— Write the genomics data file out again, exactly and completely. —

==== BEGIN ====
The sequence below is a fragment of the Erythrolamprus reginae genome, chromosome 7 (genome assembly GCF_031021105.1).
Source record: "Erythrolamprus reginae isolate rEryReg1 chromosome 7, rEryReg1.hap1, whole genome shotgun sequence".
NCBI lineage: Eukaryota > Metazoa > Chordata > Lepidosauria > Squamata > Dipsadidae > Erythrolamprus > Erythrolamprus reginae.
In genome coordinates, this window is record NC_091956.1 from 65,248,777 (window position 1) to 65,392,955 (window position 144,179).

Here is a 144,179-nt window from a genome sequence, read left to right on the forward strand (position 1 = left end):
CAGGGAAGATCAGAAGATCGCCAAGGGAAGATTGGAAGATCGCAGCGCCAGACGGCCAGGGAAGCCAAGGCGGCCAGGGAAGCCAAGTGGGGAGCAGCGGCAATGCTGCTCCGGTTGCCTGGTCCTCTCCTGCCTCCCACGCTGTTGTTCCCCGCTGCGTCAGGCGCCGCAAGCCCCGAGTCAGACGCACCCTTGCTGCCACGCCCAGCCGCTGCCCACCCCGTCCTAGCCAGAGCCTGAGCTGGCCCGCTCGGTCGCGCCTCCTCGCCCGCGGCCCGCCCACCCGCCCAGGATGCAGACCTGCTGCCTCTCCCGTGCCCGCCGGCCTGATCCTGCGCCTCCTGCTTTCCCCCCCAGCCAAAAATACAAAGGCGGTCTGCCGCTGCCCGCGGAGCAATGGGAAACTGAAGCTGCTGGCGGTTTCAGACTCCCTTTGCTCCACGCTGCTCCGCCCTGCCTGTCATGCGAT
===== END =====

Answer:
The sequence below is a fragment of the Erythrolamprus reginae genome, chromosome 7 (genome assembly GCF_031021105.1).
Source record: "Erythrolamprus reginae isolate rEryReg1 chromosome 7, rEryReg1.hap1, whole genome shotgun sequence".
NCBI lineage: Eukaryota > Metazoa > Chordata > Lepidosauria > Squamata > Dipsadidae > Erythrolamprus > Erythrolamprus reginae.
In genome coordinates, this window is record NC_091956.1 from 65,248,777 (window position 1) to 65,392,955 (window position 144,179).

Here is a 144,179-nt window from a genome sequence, read left to right on the forward strand (position 1 = left end):
CAGGGAAGATCAGAAGATCGCCAAGGGAAGATTGGAAGATCGCAGCGCCAGACGGCCAGGGAAGCCAAGGCGGCCAGGGAAGCCAAGTGGGGAGCAGCGGCAATGCTGCTCCGGTTGCCTGGTCCTCTCCTGCCTCCCACGCTGTTGTTCCCCGCTGCGTCAGGCGCCGCAAGCCCCGAGTCAGACGCACCCTTGCTGCCACGCCCAGCCGCTGCCCACCCCGTCCTAGCCAGAGCCTGAGCTGGCCCGCTCGGTCGCGCCTCCTCGCCCGCGGCCCGCCCACCCGCCCAGGATGCAGACCTGCTGCCTCTCCCGTGCCCGCCGGCCTGATCCTGCGCCTCCTGCTTTCCCCCCCAGCCAAAAATACAAAGGCGGTCTGCCGCTGCCCGCGGAGCAATGGGAAACTGAAGCTGCTGGCGGTTTCAGACTCCCTTTGCTCCACGCTGCTCCGCCCTGCCTGTCATGCGAT